Edited by Patricia Kennett
Chapter 13: Social Policy Regimes in the Developing World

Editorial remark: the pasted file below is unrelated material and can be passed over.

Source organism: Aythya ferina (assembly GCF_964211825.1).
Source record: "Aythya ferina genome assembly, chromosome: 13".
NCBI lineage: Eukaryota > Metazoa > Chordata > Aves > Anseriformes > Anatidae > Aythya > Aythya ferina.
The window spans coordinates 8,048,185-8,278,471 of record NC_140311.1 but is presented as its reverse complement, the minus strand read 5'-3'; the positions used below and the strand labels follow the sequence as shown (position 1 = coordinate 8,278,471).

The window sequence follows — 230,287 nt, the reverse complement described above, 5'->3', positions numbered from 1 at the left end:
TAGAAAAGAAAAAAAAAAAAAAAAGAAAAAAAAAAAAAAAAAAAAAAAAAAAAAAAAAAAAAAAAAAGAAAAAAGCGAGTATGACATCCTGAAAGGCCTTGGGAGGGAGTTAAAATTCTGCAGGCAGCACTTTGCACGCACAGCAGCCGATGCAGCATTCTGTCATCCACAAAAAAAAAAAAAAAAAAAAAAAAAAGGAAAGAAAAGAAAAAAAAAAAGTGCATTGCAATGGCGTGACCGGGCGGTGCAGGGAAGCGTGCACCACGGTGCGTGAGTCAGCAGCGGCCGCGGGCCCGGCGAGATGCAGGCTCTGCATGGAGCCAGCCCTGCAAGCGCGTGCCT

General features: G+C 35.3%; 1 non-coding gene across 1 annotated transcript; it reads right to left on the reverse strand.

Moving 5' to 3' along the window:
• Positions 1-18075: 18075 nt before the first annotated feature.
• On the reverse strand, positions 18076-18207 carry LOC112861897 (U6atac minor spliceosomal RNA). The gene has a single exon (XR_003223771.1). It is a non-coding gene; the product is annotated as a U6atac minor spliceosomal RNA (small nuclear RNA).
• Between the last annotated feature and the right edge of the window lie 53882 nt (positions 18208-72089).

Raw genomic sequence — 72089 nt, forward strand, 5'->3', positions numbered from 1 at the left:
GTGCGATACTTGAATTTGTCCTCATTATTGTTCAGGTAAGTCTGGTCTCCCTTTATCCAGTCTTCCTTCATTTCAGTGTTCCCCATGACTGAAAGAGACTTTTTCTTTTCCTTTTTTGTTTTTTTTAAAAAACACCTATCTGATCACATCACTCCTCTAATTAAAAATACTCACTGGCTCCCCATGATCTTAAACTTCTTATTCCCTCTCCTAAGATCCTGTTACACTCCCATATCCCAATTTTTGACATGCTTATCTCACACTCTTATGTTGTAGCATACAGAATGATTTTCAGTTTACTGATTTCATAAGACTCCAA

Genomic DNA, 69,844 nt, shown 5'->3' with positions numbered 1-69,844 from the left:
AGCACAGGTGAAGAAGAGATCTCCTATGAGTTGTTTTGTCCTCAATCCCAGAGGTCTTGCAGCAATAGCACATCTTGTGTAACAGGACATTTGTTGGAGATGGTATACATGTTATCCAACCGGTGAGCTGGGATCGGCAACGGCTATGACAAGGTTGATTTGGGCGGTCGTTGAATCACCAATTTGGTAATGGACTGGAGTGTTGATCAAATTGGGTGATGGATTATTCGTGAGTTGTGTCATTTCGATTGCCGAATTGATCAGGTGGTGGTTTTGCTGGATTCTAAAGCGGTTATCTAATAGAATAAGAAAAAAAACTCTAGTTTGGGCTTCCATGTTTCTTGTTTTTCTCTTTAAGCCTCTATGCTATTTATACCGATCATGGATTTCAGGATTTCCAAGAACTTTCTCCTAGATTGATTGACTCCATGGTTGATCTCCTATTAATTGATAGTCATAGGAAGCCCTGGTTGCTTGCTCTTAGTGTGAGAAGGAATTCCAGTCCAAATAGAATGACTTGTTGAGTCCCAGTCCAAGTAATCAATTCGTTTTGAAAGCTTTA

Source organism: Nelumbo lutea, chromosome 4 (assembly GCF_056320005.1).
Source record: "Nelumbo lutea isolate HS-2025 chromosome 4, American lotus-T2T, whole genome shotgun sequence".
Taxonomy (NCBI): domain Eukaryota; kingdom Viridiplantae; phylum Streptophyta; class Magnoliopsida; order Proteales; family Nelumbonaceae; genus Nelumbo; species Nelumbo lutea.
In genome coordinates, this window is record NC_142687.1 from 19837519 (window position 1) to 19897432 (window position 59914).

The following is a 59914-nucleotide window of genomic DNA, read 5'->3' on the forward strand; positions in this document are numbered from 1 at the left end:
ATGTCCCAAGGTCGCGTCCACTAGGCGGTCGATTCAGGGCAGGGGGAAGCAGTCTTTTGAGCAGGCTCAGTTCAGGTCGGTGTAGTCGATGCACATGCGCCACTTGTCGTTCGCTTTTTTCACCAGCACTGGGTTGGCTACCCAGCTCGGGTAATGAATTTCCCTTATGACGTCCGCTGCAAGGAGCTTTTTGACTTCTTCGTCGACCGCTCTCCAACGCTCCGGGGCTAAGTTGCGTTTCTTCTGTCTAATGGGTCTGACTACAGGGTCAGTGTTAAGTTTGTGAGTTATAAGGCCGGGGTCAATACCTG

Ian Gough Introduction This chapter starts from the absence bemoaned by James Midgley in the previous chapter, but addresses it using a methodological approach which he dismisses. The continuing absence of scholarly debate on social policy in development contexts is as remarkable as it is regrettable. Social policy studies have continued to develop an institutionalist framework reﬂecting a particularistic Western perspective. Of course, development studies have ﬁlled the gap and made notable contributions, but no sustained dialogue has occurred between Northern social policy studies and development studies. It is this bridge that this chapter attempts to construct.1 Midgley accuses ‘mainstream comparative social policy’ of neglecting normative, explanatory and practical issues in favour of ‘classiﬁcatory activities’. Elsewhere with Len Doyal I have tried to construct a universal normative framework via a theory of human needs (Doyal and Gough, 1991). In subsequent articles I have applied this theory to the evaluation of different economic systems as frameworks for satisfying human needs, and to a statistical analysis of cross-national variations in need-satisfaction (Gough, 2000, chapters 2 and 5). These issues are not directly addressed here, though they inform some of what follows. My concern in this chapter is positive and explanatory, yet it begins from a classiﬁcatory approach. The aim is to reconceptualize the welfare regime paradigm developed within Northern social policy studies to provide a rich, open and rewarding framework for understanding the nature and diversity of social policies in the South. Midgley has rightly criticized the relevance of...
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